This is why ALL conversions from analogue to digital give an error with +/-1 LSD. There is no possible way of knowing whether the conversion really was within the quantization voltage range, or fractionally outside it. There is also nothing you can do about it.

What must be quite clear in the mind is that the comparator makes its decisions, 0 or 1, but once made they cannot be altered, they are fixed. So in the case above the two LSBs were 00, but possibly should have been 11, but the resulting output is the one that stands. The possibility of being 11 is covered by the +/-1 LSB.

If you come across an ADC that doesn't state the reading as beiing +/-1 LSB then be very suspicious, until you have worked out what change of terminology has been introduced to conceal it. I note than Analog Devices in their 574 ADC use +/-1/2 LSB, the attached gobblygook does take some reading.

A successive approximation ADC relies totally on the comparator. If its ability to differentiate between a voltage within the quantization voltage range and one well outside then it is obvious that the ADC it is part of is not going to meet any +/-1 LSB accuracy requirements. On the other hand if it was much better than the quantization voltage range then it could be part of a higher resolution ADC. The point here is that the parts of the ADC have to be in balance. The DAC also has to settle well within a bit time, but that is an easier job than the comparator.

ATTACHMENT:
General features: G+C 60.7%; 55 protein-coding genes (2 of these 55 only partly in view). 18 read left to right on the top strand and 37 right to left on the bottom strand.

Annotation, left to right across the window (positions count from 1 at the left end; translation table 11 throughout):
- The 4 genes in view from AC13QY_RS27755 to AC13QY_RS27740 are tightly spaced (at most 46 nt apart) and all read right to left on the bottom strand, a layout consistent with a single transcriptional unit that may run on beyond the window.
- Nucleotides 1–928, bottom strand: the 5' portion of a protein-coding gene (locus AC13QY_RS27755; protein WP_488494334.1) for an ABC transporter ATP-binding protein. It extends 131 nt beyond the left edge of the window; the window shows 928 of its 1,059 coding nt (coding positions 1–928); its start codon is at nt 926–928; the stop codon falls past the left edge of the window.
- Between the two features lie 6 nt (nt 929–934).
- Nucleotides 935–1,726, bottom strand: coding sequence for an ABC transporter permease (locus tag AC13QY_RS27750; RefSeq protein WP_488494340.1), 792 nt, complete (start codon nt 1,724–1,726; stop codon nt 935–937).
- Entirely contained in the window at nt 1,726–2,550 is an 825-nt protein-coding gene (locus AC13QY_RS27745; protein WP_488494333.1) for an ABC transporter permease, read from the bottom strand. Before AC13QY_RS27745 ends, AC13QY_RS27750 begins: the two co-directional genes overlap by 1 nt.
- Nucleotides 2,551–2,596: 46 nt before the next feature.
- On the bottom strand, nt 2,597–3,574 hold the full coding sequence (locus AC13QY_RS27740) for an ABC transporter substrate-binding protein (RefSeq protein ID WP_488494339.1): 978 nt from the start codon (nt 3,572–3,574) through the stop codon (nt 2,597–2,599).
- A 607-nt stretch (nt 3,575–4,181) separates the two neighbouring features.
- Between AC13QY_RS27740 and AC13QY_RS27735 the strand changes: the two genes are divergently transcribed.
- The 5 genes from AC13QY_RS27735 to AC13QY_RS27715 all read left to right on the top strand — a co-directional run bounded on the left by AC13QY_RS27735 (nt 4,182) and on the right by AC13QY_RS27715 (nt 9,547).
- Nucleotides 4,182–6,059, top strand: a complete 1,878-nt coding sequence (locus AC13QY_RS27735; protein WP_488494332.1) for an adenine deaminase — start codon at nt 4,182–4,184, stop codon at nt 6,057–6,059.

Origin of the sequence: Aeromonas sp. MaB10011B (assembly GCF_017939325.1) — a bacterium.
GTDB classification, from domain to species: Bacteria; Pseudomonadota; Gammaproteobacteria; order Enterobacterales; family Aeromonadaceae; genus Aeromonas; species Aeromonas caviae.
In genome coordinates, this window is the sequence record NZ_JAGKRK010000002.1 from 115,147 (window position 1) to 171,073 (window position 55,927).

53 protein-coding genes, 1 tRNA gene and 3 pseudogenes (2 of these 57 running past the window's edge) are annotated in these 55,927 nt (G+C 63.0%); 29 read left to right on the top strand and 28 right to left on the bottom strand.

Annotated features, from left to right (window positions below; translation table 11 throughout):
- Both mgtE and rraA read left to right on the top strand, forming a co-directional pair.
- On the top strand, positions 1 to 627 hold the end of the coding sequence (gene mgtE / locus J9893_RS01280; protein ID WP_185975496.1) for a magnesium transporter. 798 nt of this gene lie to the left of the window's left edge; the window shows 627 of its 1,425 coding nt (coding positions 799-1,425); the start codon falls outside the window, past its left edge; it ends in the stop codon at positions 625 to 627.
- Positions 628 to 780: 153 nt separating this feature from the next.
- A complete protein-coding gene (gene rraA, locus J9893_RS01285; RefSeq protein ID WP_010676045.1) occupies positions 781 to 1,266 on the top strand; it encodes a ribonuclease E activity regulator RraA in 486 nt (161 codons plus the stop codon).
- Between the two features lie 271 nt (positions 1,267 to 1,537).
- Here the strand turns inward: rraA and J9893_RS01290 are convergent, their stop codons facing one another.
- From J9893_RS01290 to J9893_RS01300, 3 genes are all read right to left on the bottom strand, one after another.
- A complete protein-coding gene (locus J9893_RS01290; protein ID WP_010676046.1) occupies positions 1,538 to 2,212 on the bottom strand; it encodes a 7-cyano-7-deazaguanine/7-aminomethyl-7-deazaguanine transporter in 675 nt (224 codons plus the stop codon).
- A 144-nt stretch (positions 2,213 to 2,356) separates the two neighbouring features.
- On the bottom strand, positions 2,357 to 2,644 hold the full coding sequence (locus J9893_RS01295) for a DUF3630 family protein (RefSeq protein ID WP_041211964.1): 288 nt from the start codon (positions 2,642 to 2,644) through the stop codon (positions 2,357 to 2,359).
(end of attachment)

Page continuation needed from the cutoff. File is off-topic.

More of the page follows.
So, where does that leave us. It is obvious that the oversampling is taking multiple ADC samples and in so doing hoping to spread the comparator decision point around within the quantisation voltage. This means that if the input voltage was, say, at 75% of the quantization voltage then for three samples out of four the LSB would be a 1. Is this valid? Well, no, the comparator simply doesn't have the reduced aperture time necessary to make decisions on fractional parts of its quantization voltage. This seems to me to be the crucial point, oversampling is trying to use something that doesn't exist. As mentioned above if the comparator did have the smaller aperture time to switch in a fraction of the quantization voltage then the whole ADC would be sold as being faster. What is the point of deliberatly selling yourself short?